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Chef James Chef Austin. Food Borne Illness Presentation. Clostridium Perfringens.

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Chef james chef austin

Chef James

Chef Austin

Food Borne IllnessPresentation


Clostridium perfringens
Clostridium Perfringens

Also called the “cafeteria germ” Clostridium Perfringens toxins are products of certain bacteria, plants or other living organisms that can be poisonous to other organisms. Clostridium Perfringens toxins can make a person ill if enough is taken into the body.


Symptoms
Symptoms

  • Food Poisoning: Stomach pain followed by diarrhea may take up to 24 hours after eating contaminated food.

  • Purified Toxins:

    • Stomach effects: Loss of appetite, nausea, vomiting, and watery or bloody diarrhea with stomach pain.

    • Respiratory effects: Difficulty in breathing, wheezing and coughing. Mouth and throat pain with some blood in the saliva and sputum may be possible.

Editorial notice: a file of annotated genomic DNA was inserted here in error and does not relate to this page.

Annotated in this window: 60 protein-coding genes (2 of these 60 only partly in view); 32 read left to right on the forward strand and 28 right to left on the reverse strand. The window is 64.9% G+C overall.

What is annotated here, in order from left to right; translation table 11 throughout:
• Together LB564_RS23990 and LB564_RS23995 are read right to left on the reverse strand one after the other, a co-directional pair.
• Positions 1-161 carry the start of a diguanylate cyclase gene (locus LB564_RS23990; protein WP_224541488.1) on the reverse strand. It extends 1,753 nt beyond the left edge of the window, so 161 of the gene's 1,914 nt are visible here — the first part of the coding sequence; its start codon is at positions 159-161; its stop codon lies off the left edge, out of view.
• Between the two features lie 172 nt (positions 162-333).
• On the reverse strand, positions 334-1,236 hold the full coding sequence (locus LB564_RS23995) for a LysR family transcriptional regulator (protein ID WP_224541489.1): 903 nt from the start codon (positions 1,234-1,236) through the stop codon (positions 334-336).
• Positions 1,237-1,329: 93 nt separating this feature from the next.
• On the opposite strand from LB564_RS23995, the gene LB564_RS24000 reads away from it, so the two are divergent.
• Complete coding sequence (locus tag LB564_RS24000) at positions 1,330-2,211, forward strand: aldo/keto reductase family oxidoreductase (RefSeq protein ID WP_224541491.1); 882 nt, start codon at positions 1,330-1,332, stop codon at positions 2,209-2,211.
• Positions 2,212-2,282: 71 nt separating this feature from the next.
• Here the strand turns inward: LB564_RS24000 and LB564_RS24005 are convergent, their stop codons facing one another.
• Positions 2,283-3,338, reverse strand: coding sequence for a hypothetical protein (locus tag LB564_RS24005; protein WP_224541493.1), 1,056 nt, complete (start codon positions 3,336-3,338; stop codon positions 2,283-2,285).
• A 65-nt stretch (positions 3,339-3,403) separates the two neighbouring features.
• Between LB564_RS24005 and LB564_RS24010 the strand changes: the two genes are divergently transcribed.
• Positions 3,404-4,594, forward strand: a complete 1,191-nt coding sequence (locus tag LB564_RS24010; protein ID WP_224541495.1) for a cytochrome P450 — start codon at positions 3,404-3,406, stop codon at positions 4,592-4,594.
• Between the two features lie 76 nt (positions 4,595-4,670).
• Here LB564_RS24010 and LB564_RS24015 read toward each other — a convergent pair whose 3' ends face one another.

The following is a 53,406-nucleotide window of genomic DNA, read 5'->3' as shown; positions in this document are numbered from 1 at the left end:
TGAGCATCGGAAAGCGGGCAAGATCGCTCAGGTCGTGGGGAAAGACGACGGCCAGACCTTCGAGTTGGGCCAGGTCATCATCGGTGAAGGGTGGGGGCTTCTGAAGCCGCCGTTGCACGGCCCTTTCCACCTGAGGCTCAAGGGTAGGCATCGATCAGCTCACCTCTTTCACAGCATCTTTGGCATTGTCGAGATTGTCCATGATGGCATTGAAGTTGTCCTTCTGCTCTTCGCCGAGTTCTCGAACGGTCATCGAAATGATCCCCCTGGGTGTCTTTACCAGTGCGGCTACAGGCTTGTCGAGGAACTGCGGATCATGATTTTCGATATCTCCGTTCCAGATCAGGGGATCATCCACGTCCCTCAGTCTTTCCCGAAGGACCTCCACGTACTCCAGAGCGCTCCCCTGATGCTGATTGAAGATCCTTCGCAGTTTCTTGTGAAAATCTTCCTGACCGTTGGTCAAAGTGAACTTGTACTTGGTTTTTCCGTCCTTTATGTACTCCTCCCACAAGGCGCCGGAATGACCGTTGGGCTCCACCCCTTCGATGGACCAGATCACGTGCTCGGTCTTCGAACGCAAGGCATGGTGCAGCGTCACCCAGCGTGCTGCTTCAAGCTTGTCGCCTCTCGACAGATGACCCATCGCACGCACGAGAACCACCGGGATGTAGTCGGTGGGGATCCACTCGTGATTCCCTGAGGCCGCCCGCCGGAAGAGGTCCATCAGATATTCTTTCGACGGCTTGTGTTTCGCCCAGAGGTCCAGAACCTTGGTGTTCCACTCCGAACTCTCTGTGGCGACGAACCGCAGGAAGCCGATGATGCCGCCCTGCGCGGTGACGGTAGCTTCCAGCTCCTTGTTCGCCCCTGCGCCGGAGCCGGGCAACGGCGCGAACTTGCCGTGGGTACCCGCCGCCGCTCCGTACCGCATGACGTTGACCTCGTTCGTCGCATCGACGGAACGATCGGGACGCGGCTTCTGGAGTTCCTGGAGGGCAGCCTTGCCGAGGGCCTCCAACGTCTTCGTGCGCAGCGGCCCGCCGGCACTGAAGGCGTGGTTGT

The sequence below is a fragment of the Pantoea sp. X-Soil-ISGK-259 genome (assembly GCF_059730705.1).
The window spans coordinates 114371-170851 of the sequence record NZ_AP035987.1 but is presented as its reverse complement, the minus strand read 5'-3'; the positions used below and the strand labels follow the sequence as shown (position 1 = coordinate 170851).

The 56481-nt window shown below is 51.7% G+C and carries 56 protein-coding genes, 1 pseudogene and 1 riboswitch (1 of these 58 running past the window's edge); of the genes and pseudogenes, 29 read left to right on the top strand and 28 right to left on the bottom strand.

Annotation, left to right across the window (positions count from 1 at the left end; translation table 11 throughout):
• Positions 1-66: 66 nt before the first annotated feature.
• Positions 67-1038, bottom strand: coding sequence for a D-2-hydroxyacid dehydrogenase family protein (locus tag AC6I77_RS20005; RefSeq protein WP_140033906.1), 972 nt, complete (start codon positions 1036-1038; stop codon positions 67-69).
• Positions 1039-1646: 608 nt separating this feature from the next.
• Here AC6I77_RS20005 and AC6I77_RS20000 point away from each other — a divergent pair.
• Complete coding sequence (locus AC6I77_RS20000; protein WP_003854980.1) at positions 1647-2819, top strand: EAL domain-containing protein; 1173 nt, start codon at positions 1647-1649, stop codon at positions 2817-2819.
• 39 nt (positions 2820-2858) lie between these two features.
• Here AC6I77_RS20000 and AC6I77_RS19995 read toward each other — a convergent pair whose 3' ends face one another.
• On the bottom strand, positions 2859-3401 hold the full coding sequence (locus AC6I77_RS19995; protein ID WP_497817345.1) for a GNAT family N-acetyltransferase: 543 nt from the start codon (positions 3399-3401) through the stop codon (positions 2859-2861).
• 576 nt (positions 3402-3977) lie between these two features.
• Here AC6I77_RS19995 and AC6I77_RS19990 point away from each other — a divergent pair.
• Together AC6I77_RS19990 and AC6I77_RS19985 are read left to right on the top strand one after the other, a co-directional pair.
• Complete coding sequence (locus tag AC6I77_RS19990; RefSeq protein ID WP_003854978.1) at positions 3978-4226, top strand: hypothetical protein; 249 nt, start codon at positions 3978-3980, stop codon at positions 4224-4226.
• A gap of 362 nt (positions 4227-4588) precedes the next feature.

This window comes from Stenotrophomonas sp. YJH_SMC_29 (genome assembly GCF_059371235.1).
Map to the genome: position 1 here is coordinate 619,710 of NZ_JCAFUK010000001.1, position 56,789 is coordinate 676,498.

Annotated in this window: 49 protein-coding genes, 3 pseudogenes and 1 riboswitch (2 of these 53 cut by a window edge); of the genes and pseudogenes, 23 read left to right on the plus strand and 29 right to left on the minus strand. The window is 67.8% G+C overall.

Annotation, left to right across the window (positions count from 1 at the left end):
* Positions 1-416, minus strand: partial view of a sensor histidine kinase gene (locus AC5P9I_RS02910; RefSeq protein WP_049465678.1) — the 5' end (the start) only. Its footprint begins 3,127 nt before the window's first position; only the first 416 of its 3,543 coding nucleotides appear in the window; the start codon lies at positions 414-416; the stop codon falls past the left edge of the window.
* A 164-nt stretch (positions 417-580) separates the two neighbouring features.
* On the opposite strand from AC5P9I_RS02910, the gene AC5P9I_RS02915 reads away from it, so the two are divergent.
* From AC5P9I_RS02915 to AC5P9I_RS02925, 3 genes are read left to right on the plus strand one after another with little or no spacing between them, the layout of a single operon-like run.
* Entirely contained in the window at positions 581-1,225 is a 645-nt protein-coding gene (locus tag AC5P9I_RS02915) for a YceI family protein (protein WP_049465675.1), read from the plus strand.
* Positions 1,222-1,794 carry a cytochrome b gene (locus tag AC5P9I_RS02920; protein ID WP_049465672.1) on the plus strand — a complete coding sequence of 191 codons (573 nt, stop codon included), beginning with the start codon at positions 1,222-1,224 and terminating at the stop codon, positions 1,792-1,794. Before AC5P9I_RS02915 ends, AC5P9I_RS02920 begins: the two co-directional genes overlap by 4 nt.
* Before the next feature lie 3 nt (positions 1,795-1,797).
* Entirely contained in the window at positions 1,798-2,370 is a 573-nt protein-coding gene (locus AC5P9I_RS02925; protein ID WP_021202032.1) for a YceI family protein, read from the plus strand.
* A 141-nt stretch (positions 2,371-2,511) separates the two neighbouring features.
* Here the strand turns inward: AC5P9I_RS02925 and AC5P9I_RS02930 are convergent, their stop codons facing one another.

• Skin effects: Burning pain, redness, itching, rash or blisters.

    • Brain and nerve effects: One of the toxins produced (called epsilon toxin) damages the brains and nerves of animals in laboratory tests. It can lead to dizziness, difficulty with balance and coma. It is possible that these effects may occur in humans.


Common foods
Common Foods

  • Cafeteria foods

  • Cooked meats, stews, gravies and beans


How is it transmitted in food
How is it Transmitted in Food

  • Clostridium Perfringens is transmitted through cafeterias and other high-volume food service kitchens because the bacteria can reproduce rapidly in food that sits in steam tables or at room temperature for a long period of time.


Preventions
Preventions

  • Thoroughly cook foods.

  • The internal temperature of meats and casseroles should be at least 140 degrees Fahrenheit .

  • Reheat foods to at least 165 degrees Fahrenheit .



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